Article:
The great bitter land I was born to defend."

 

5. Ulana Khomyuk

Played by Emily Watson, this fictional character was created to represent the slew of Soviet scientists who helped during the Chernobyl crisis.  This character being female, however, is actually historically accurate.  While the USSR was extremely regressive is most areas, there was actually a higher number of female medical doctors in the Soviet Union per capita than there was in the United States in 1986.  There was also a significant amount of women in science, math, and engineering fields.  So, Ulana Khomyuk being represented by a female is reflective of reality.

6. Stellan Skarsgård Recalls Chernobyl

Sweden was one of the first countries to conclude that something had happened at a Soviet nuclear power plant as parts of Northern Sweden were impacted by the fallout cloud.  Stellan Skarsgård, a Swede, recalls this time:

“For years we could not eat mushrooms that were picked in the forest.  We could not eat reindeer because the reindeer ate mosses that were affected.  You can still sort of detect radiation in some parts of Sweden; sometimes in animals, sometimes in plants.”  -Stellan Skarsgård, The Chernobyl Podcast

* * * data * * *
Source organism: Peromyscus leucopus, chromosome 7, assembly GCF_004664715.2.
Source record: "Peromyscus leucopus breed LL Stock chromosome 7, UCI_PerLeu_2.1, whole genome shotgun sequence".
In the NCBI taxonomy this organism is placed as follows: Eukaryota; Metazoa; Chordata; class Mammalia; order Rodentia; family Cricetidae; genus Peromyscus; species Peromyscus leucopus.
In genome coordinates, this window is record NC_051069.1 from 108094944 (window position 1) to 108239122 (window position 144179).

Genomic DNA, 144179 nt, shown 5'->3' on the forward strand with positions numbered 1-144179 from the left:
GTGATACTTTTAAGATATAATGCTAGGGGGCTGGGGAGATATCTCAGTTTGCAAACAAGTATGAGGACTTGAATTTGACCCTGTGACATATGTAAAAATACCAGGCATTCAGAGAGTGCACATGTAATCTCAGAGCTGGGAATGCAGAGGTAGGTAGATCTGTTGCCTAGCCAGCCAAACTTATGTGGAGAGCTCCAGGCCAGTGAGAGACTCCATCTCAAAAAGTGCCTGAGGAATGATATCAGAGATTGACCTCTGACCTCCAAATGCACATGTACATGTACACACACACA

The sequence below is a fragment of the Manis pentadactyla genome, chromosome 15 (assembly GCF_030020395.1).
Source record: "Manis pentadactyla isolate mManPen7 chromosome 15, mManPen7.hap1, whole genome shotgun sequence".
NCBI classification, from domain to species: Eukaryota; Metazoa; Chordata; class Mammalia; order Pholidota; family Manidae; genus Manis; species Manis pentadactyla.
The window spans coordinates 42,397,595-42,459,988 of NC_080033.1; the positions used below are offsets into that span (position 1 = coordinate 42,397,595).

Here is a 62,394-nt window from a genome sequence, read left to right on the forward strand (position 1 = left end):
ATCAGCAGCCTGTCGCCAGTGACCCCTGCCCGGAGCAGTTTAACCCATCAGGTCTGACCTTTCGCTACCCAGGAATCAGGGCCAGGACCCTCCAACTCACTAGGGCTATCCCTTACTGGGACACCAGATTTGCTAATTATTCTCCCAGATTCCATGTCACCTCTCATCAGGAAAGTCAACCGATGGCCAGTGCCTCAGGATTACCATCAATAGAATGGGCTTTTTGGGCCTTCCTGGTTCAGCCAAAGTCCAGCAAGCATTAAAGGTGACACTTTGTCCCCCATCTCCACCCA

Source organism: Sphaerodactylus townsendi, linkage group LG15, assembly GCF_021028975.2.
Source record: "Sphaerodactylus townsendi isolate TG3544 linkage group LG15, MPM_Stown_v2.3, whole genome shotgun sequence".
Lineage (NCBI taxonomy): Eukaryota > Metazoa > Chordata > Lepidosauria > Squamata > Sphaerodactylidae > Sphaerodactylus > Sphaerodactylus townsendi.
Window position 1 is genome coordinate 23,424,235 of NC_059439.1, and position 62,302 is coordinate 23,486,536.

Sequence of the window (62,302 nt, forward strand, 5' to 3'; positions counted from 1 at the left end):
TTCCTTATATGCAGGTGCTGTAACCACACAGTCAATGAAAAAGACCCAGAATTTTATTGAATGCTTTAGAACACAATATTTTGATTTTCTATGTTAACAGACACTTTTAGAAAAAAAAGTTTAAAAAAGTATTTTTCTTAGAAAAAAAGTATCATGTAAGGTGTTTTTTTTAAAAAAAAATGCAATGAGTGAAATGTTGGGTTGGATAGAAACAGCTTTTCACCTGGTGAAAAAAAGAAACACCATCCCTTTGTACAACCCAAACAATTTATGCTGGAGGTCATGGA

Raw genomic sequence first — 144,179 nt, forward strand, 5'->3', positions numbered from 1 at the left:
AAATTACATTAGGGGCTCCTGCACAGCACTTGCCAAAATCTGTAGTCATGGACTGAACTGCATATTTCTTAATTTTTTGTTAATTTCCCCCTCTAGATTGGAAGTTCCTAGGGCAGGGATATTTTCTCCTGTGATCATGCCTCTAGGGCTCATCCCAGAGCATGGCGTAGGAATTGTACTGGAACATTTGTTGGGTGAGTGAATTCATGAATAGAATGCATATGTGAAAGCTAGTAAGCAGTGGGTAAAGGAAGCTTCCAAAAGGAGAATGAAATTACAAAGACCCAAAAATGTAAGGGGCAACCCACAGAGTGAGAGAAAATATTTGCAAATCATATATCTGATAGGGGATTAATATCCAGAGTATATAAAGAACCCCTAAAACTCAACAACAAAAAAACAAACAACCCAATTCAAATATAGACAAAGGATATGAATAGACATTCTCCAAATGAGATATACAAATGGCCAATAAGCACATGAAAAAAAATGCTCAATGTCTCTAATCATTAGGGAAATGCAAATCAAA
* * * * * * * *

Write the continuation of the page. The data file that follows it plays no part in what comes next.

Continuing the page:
7. The Miners and The Cooling Pad

Yup, they worked naked. This was actually not unusual for miners at the time given the intense heat they had to endure.  Additionally, over four hundred miners worked to construct a cooling pad that would prevent a massive ecological contamination of groundwater if the core went through its concrete pad. However, the core never melted through and the cooling unit was never needed. It is estimated that one out of every four miners died of radiation-related disease doing a job that would eventually prove to be unnecessary.

10. The Helicopter Crash

It happened. Four brave men, the pilot and three crew members, were killed in the crash. Footage can be found here.

11. The Roof Names

General Tarakanov, who was in charge of the roof clean up, named the three levels after his nieces: Nina, Katya, and Masha.  Although in the series, the workers said they had created the names themselves.

12. The Bio-Robots

The scene where the Soviet liquidators have to go out onto the roof and shovel graphite over the edge is filmed in real-time and is the longest take of the series.

13. The Tapes

Valery Legasov did, in fact, commit suicide two years to the day after the Chernobyl disaster. Yet, the legacy of his tapes continues to have a huge impact. Posthumously, Legasov’s tapes were circulated amongst the scientific community of the Societ Union and eventually led to rectifying the fatal flaw that allowed Reactor Four to explode. 

This is just the tip of the iceberg when it comes to sobering facts about the Chernobyl disaster and the miniseries.  If you want to learn more, check out…

The Chernobyl Podcast hosted by Peter Sagal and featuring Craig Mazin on any streaming service; or Svetlana Alexievich’s book “Voices from Chernobyl”, which inspired many of the stories in the series.

 

works cited: Sagal, Peter and Craig Mazin. The Chernobyl Podcast, HBO/Spotify, 6 May 2019.